If death is not an event in life, as Wittgenstein observed, it’s a curious way to structure a novel. But since death is certainly an event in other people’s lives, Damon Galgut’s family saga, shrunk to the moments of passing, is ingenious. That the narrative takes great leaps over time yet also gives a firm sense of continuity is impressive.
The various deaths in the Swart family take place over decades of political change in South Africa, which they barely register on their remote farm. Theirs is a mostly unexamined life, with white rule a given, practically ordained by God. The first death, that of Rachel, or ‘Ma’, is not unexpected. Twenty years after marrying Manie Swart, with her youngest daughter, Amor, only 13 years old, she has finally passed after a long illness. Lonely Amor had been sent away to school to relieve the burden on her parents, an exile that is to leave a permanent mark.
Summoned to the funeral, the girl experiences a sense of dislocation and unreality, while her older brother Anton is on leave from the army where, just before returning home, he shot dead an unarmed female protestor as casually as one would swat a fly. He conflates the act with his mother’s death, at some level believing that he killed her too. The middle child, Astrid, has just yielded her virginity, an act which consumes her more than any bereavement.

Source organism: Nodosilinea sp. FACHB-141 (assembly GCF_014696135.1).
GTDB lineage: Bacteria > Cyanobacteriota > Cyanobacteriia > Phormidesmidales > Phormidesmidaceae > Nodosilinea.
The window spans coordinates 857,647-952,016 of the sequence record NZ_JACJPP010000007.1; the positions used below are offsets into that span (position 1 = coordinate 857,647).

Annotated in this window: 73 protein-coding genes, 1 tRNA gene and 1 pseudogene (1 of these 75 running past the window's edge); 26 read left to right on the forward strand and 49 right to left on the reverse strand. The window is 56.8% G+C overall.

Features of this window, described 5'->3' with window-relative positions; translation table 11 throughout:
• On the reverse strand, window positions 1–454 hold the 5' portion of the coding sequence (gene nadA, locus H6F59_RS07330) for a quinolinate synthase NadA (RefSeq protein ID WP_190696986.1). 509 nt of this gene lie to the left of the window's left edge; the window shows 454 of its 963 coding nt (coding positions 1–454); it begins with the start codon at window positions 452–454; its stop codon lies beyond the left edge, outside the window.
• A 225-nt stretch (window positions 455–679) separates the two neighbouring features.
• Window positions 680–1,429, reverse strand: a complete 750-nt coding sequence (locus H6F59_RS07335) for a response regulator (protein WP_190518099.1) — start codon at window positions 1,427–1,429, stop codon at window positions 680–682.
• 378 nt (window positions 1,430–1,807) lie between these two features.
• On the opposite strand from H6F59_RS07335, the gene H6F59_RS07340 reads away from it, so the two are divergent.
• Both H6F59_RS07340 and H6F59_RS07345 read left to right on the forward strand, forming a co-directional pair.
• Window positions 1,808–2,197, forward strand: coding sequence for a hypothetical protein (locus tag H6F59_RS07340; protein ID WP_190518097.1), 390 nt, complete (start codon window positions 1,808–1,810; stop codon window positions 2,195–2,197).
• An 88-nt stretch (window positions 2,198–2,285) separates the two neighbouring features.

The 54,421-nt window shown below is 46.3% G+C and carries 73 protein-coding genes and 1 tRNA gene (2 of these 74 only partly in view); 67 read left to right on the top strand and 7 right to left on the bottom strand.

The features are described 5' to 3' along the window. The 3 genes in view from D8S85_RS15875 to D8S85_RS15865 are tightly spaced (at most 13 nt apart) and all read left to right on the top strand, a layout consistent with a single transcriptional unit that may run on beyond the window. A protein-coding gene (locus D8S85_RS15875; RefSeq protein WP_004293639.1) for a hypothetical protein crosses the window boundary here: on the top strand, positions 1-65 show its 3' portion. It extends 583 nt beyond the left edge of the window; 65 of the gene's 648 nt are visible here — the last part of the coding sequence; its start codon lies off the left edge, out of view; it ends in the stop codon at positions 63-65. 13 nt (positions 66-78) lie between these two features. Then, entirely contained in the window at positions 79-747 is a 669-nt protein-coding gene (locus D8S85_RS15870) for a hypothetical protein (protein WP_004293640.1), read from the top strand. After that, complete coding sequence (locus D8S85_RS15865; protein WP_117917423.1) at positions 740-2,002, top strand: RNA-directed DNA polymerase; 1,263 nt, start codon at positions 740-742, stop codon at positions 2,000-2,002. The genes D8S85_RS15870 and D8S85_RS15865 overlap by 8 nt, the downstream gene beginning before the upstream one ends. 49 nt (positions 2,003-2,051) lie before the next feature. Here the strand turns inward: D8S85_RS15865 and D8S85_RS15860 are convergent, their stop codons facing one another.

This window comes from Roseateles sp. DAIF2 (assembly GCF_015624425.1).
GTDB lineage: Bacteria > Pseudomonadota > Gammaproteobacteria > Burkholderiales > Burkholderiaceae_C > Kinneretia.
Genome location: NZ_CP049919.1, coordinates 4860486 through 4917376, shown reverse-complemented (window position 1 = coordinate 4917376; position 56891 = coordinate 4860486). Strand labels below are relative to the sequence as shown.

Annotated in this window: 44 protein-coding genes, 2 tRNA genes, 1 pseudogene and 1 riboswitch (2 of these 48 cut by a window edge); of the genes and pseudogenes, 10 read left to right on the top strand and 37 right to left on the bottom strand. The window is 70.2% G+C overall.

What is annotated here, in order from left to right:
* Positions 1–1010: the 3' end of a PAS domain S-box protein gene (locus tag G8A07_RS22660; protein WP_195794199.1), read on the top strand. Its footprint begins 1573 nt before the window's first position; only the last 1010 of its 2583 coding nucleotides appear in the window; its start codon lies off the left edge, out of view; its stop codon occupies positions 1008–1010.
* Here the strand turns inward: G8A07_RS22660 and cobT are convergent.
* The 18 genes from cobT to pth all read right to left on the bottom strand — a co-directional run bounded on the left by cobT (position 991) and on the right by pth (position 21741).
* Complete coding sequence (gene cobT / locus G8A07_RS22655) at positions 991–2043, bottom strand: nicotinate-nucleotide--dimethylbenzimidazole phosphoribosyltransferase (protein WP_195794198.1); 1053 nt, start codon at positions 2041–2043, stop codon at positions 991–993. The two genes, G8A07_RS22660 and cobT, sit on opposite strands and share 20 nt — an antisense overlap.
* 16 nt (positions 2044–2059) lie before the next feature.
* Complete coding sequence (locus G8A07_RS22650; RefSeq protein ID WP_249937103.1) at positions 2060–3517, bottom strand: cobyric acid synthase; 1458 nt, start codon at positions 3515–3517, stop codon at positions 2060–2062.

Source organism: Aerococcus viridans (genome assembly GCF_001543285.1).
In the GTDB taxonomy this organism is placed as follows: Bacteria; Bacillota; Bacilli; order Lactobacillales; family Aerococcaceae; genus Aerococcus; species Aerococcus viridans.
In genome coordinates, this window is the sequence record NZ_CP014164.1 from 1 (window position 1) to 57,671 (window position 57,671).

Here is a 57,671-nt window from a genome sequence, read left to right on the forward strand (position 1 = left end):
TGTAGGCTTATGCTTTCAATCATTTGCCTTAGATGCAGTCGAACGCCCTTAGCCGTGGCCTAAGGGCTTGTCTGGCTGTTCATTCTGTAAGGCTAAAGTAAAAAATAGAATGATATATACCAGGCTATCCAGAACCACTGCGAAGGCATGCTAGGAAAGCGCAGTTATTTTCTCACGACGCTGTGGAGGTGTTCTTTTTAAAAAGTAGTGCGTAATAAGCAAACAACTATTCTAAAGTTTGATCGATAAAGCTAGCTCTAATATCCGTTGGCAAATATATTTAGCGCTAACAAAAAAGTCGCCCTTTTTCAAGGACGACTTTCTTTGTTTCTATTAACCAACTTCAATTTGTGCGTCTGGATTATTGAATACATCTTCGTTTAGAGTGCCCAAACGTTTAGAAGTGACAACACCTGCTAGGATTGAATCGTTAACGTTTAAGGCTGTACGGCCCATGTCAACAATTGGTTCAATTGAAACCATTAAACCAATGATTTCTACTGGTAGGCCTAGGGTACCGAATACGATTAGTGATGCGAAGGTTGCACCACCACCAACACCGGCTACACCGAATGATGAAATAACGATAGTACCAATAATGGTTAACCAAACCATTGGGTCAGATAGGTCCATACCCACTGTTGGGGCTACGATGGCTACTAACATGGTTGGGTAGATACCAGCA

How much we are inclined to honour the wishes of the dead forms the core of the novel and the clue to the title. The most pressing of these promises is Rachel’s wish that the devoted family servant, Salome, be given the modest hut on the Swart property where she lives. But at the time of Rachel’s death, it isn’t legal for black people to own property, so the stipulation is conveniently forgotten. But not by Amor, who in many ways functions as the family conscience.
The next death, entirely in the order of things, is that of Manie Swart, ‘Pa’, but after that they grow more random, tied in with the recent history of South Africa. Mandela is released; Mbeki becomes president; Jacob Zuma resigns — all events briefly noted by the Swarts. Closer to home, black workers grow ever more resentful, and the boundaries of the farm are nibbled away by un-authorised shacks and plots.
An undercurrent of the numinous runs through the story, though religion is always associated with the needs of the living rather than the dead. Rachel’s dying wish was also to return to her Jewish faith, to the consternation of her Dutch Protestant relatives. Representing them is the self-satisfied, worldly pastoor; later, a New Age guru adds a modish flavour. The most distinctive element of the novel, and its greatest pleasure, is the effortless way Galgut flows from mind to mind and body to body, whether male, female, pubertal, menopausal, maturing, ageing or dying. It’s almost uncanny.
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